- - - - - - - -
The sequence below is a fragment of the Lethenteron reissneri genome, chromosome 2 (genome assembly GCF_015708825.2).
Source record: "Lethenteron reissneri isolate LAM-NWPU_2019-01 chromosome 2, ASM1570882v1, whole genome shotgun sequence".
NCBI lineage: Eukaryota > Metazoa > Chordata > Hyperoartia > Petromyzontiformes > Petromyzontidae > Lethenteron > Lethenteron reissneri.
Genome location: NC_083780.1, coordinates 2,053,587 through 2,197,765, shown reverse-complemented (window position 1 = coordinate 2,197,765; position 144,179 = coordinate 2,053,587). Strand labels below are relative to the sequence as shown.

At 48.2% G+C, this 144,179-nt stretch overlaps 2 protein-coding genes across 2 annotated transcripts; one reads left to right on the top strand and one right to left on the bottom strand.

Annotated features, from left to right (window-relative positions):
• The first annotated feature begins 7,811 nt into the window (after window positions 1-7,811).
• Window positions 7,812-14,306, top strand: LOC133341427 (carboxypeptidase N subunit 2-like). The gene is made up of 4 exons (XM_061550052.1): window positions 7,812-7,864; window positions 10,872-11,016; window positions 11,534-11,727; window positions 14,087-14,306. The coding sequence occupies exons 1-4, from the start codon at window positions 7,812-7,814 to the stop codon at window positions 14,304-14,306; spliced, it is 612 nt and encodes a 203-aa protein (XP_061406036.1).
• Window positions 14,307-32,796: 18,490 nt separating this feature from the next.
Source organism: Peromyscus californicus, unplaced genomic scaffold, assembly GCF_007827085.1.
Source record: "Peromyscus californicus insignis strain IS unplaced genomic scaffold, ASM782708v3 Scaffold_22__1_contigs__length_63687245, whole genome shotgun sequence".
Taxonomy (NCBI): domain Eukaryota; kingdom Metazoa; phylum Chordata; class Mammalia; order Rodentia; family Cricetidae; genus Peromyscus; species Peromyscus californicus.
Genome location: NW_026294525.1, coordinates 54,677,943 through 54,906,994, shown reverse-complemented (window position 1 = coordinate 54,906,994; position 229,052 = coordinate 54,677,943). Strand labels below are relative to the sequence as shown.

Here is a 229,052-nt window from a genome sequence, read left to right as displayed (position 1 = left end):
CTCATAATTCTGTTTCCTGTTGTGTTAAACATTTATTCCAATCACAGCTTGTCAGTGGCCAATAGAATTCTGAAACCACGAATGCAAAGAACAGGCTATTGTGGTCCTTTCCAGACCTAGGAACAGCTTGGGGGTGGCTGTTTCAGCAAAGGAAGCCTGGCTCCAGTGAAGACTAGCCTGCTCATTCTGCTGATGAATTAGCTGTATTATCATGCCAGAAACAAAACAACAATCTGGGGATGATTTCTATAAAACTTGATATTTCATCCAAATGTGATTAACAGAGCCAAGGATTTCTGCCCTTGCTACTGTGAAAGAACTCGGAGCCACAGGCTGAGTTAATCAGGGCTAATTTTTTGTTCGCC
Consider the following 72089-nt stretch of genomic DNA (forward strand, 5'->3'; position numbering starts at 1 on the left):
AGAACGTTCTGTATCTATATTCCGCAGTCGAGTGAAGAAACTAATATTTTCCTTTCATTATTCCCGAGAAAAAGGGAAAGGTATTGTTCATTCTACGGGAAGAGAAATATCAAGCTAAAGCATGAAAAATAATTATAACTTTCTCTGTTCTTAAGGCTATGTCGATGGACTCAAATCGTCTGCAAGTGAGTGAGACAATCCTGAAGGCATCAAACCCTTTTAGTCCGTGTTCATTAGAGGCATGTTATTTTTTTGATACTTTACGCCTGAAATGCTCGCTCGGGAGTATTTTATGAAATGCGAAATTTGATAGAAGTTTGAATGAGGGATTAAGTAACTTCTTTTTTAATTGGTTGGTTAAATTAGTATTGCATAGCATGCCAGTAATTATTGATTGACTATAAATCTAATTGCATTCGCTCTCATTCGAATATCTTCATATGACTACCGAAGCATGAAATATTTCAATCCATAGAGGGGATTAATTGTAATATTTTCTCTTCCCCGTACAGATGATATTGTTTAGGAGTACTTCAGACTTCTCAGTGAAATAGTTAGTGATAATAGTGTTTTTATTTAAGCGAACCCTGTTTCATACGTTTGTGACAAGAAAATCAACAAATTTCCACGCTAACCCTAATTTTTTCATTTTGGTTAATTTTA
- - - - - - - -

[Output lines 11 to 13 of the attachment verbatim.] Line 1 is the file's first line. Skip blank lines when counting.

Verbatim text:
Source record: "Peromyscus californicus insignis strain IS unplaced genomic scaffold, ASM782708v3 Scaffold_22__1_contigs__length_63687245, whole genome shotgun sequence".
Taxonomy (NCBI): domain Eukaryota; kingdom Metazoa; phylum Chordata; class Mammalia; order Rodentia; family Cricetidae; genus Peromyscus; species Peromyscus californicus.
Genome location: NW_026294525.1, coordinates 54,677,943 through 54,906,994, shown reverse-complemented (window position 1 = coordinate 54,906,994; position 229,052 = coordinate 54,677,943). Strand labels below are relative to the sequence as shown.